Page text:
It is this – an individual’s right to choose their end of life options – which lies at the heart of the ongoing public debate on ‘assisted dying’
WE live in an uncertain world. Except for death and taxes, wrote Benjamin Franklin in 1789. And we are far more comfortable talking about the latter than the former.
We all will experience our own deaths once, but it is the deaths of those around us – particularly family and loved ones of course – that we will touch us repeatedly and throughout our lives.
Irrespective of whether those deaths are expected or unexpected, it is those left behind who will suffer loss and grief. The grieving process may itself be impacted by the quality of the loved one’s death.
A sudden death, while shocking for the bereaved, may be eased if accompanied by the knowledge that the individual would have experienced no or little distress or pain. Conversely, a long drawn out, distressing or painful death can be a relief, albeit sometimes guilt-ridden, for those observing.
That grief is nonetheless easier to bear in the knowledge that the individual’s wishes were respected, perhaps to die at home or in a hospice rather than in hospital.
At one end of the spectrum of wishes, an individual may ask that everything is done to keep them alive for as long as possible, such as resuscitation, antibiotics and tube feeding. Others may choose to hasten death by giving to their medical team and loved ones ‘do not resuscitate’ or force-feed directions; still others may opt for palliative care to ease suffering.
Seeking help to die for those who are terminally ill, is simply part of the continuum of end of life choices. It is this – an individual’s right to choose their end of life options – which lies at the heart of the ongoing public debate on ‘assisted dying’.
In essence, the argument boils down to this: should we all, as individuals, have the right to choose the manner and timing of our own death or should the government continue to prevent the exercise of that right?
The issuance last week of Jersey’s ‘Citizens’ Jury’ report on end-of-life choice came at the same time as the simultaneous publication of Island Global Research’s poll into community opinions in each of Jersey, Guernsey and the Isle of Man.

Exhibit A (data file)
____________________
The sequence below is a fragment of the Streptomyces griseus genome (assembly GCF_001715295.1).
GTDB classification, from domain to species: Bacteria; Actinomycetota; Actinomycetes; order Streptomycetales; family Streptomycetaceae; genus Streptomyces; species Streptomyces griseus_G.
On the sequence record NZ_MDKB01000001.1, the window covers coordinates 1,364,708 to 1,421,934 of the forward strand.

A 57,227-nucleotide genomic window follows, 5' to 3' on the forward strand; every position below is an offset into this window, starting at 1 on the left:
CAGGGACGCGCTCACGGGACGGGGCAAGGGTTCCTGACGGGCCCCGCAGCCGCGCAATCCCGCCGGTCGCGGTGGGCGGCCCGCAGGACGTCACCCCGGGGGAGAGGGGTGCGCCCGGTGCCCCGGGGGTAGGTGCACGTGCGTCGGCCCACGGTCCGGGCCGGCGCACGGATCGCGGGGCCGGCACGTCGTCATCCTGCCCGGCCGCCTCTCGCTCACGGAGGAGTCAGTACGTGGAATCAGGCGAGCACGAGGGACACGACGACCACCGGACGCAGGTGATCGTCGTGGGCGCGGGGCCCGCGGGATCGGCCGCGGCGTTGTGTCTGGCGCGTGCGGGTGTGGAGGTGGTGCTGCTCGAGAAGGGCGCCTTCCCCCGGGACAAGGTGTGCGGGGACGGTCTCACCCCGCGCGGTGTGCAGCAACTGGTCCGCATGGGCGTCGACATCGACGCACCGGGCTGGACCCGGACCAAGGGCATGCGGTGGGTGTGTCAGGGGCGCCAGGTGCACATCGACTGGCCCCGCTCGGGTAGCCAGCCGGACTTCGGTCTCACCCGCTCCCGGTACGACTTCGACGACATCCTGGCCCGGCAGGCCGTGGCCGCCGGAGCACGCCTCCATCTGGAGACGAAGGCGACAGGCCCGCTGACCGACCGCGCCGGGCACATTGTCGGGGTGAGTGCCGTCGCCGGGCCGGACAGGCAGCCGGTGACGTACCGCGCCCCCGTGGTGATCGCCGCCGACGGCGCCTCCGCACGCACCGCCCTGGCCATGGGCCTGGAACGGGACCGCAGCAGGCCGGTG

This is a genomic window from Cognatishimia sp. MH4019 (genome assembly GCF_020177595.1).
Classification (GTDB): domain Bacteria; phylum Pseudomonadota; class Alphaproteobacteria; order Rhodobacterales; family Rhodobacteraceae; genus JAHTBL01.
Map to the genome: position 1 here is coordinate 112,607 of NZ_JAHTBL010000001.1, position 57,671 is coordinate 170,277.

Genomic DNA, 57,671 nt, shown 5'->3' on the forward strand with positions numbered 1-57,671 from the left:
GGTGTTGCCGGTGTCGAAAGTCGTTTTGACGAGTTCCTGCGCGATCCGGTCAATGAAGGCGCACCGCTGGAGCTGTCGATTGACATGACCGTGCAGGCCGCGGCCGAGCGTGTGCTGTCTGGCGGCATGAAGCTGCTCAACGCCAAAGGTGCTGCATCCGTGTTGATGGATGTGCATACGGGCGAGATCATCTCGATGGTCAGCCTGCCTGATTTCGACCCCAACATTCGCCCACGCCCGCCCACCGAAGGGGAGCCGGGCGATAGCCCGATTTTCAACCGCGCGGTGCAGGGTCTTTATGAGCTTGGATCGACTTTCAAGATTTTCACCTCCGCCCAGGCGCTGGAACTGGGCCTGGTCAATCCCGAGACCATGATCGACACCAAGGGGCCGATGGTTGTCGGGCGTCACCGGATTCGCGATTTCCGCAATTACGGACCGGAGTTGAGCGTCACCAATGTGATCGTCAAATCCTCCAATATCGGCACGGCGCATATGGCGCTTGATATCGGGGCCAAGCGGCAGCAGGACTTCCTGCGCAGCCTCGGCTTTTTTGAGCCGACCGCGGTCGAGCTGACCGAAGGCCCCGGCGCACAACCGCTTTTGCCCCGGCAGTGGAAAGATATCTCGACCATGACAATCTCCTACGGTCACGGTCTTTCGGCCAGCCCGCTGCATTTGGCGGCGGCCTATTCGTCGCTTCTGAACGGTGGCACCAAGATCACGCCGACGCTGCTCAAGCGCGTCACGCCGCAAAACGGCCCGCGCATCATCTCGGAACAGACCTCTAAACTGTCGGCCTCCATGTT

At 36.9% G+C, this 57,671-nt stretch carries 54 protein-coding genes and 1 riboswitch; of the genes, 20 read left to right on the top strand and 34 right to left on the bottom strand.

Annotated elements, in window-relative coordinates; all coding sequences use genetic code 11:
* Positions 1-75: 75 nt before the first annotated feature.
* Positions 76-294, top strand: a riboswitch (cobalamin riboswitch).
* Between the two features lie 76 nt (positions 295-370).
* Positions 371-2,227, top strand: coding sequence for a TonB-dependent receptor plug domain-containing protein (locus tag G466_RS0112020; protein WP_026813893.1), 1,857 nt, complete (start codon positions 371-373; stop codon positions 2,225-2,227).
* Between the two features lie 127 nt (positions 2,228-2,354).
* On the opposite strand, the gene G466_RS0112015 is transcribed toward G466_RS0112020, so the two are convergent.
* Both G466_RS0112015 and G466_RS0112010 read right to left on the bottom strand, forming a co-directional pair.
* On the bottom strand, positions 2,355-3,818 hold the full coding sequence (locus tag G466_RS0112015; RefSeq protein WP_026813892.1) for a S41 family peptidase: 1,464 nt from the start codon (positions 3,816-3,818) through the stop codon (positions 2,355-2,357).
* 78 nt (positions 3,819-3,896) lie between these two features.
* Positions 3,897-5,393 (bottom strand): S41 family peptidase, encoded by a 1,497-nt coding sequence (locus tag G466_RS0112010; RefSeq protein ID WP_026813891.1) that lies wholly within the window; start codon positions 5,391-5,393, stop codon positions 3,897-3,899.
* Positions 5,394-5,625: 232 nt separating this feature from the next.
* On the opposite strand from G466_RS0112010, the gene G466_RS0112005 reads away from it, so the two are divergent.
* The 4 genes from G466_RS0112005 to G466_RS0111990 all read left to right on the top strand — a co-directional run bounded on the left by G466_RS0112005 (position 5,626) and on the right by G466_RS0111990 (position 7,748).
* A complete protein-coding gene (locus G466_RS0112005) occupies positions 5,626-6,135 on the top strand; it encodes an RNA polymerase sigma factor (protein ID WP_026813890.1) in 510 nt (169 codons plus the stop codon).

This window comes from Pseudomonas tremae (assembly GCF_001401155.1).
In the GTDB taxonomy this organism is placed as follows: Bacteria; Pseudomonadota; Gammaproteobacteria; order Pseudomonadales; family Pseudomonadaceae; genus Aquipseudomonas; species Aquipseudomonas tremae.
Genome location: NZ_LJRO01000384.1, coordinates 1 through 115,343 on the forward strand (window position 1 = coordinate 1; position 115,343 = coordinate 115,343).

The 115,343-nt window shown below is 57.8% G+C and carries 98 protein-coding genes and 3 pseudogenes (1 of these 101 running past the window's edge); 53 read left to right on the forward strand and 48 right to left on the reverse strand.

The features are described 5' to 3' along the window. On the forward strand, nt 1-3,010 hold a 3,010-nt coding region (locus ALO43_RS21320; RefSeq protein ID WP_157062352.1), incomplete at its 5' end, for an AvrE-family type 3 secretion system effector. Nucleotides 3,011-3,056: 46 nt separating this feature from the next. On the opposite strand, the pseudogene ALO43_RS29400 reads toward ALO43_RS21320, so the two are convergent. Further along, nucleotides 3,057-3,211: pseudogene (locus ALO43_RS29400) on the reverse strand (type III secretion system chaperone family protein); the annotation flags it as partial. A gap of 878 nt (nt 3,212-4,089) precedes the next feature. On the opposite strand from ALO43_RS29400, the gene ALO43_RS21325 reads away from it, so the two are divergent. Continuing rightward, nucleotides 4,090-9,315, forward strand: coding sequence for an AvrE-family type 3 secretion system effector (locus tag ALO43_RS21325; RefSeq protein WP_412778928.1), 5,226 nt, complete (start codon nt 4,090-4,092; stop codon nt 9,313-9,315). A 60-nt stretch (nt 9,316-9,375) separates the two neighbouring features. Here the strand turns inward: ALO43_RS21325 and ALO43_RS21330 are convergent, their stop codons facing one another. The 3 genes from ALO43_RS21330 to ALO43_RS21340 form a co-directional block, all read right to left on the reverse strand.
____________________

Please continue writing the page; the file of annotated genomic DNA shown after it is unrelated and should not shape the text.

The results of both exercises were confirmation of what was already known: a significant majority (75-80%) of the public are in favour of a terminally ill individual’s right to choose an assisted death.
This is why legislative frameworks to ensure the individual’s right can be exercised in a safe way, are being adopted in an increasing number of jurisdictions around the world, from many of the US states and Canada in the northern hemisphere, to most of the Australian states and New Zealand in the southern hemisphere.
A range of others, including Scotland, Ireland, Spain and France, are actively debating the issue. Politicians are frequently behind the curve. This was so in Guernsey when a proposal was defeated in 2018 and remains so today, having bizarrely been branded ‘a vanity project’, revealing how out of touch government is with the public who can see no vanity in an individual wanting a good death of their own choosing.
I am delighted that Guernsey’s debate three years ago helped trigger Jersey’s engagement with the topic – which will in turn assist the campaign in Guernsey.
I can’t say which island is going to get there first or when, but I do know that inevitably both will. Their choice is only one of timing and whether to be a leader or a follower.
Proponents need to brace themselves for the fact that opponents will do whatever they can to keep kicking the can down the road for as long as possible, which they will do in the Channel Islands with some confidence of a long history, tradition and experience that politics in both islands is finely tuned to postponing decisions rather than delivering action.
When it does happen, most people will just wonder what all the fuss was about and why it took so long.
Like granting equal rights to marry to all couples, there will remain a small, hard core of the community who – normally because of their personal faith and convictions – will not be satisfied that they are not personally obliged to marry someone of the same sex or to seek assistance for their own deaths if terminally ill, but rather will seek to impose their values and mores on the majority.
Some politicians may hold faith, personal values or conscience which perhaps they cannot or should not be expected to subjugate to the clear will of the majority. For this reason, ultimately as it is an issue of personal conscience and choice, I understand why some jurisdictions such as New Zealand – although like us, with a tradition as a representative democracy, rather than a direct democracy like Switzerland – decided to put the final decision in the hands of the people by means of a referendum before the legislation takes effect.
I can see this being a route which the States Assembly in Jersey might go down and it’s certainly one I would support in Guernsey.
In an ideal world, politicians might hope they could get through their terms without having to talk about either death or taxes, but Benjamin Franklin called it right in 1789: both are certain. So our politicians will need to gird themselves to debate individuals’ right to choose end of life options. It’s an issue that is not going away.
lGavin St Pier is a Guernsey politician. He previously served as the President of the island’s Policy and Resources Committee.